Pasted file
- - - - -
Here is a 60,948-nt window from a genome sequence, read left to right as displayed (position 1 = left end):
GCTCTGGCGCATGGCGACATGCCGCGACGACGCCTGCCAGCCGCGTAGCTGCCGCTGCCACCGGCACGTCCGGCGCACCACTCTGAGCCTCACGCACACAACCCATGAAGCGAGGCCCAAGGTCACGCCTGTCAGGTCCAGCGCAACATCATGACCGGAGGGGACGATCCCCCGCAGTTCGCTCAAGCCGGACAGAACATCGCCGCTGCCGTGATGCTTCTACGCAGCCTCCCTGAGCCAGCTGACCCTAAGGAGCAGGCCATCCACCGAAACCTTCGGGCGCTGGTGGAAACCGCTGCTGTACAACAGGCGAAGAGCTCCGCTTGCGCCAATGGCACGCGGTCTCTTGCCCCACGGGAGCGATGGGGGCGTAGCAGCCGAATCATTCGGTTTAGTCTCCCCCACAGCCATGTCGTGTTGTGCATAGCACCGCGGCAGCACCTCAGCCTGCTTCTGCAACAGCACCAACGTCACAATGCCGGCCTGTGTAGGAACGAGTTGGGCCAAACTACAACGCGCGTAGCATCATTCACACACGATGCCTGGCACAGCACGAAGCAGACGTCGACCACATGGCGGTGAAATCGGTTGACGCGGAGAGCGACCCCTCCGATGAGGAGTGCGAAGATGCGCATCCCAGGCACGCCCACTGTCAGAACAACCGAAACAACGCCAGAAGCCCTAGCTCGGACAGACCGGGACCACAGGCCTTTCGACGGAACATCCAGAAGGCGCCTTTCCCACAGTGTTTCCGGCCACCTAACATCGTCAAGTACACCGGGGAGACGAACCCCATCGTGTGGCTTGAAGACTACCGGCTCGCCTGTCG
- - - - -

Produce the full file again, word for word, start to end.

Here is a 60,948-nt window from a genome sequence, read left to right as displayed (position 1 = left end):
GCTCTGGCGCATGGCGACATGCCGCGACGACGCCTGCCAGCCGCGTAGCTGCCGCTGCCACCGGCACGTCCGGCGCACCACTCTGAGCCTCACGCACACAACCCATGAAGCGAGGCCCAAGGTCACGCCTGTCAGGTCCAGCGCAACATCATGACCGGAGGGGACGATCCCCCGCAGTTCGCTCAAGCCGGACAGAACATCGCCGCTGCCGTGATGCTTCTACGCAGCCTCCCTGAGCCAGCTGACCCTAAGGAGCAGGCCATCCACCGAAACCTTCGGGCGCTGGTGGAAACCGCTGCTGTACAACAGGCGAAGAGCTCCGCTTGCGCCAATGGCACGCGGTCTCTTGCCCCACGGGAGCGATGGGGGCGTAGCAGCCGAATCATTCGGTTTAGTCTCCCCCACAGCCATGTCGTGTTGTGCATAGCACCGCGGCAGCACCTCAGCCTGCTTCTGCAACAGCACCAACGTCACAATGCCGGCCTGTGTAGGAACGAGTTGGGCCAAACTACAACGCGCGTAGCATCATTCACACACGATGCCTGGCACAGCACGAAGCAGACGTCGACCACATGGCGGTGAAATCGGTTGACGCGGAGAGCGACCCCTCCGATGAGGAGTGCGAAGATGCGCATCCCAGGCACGCCCACTGTCAGAACAACCGAAACAACGCCAGAAGCCCTAGCTCGGACAGACCGGGACCACAGGCCTTTCGACGGAACATCCAGAAGGCGCCTTTCCCACAGTGTTTCCGGCCACCTAACATCGTCAAGTACACCGGGGAGACGAACCCCATCGTGTGGCTTGAAGACTACCGGCTCGCCTGTCG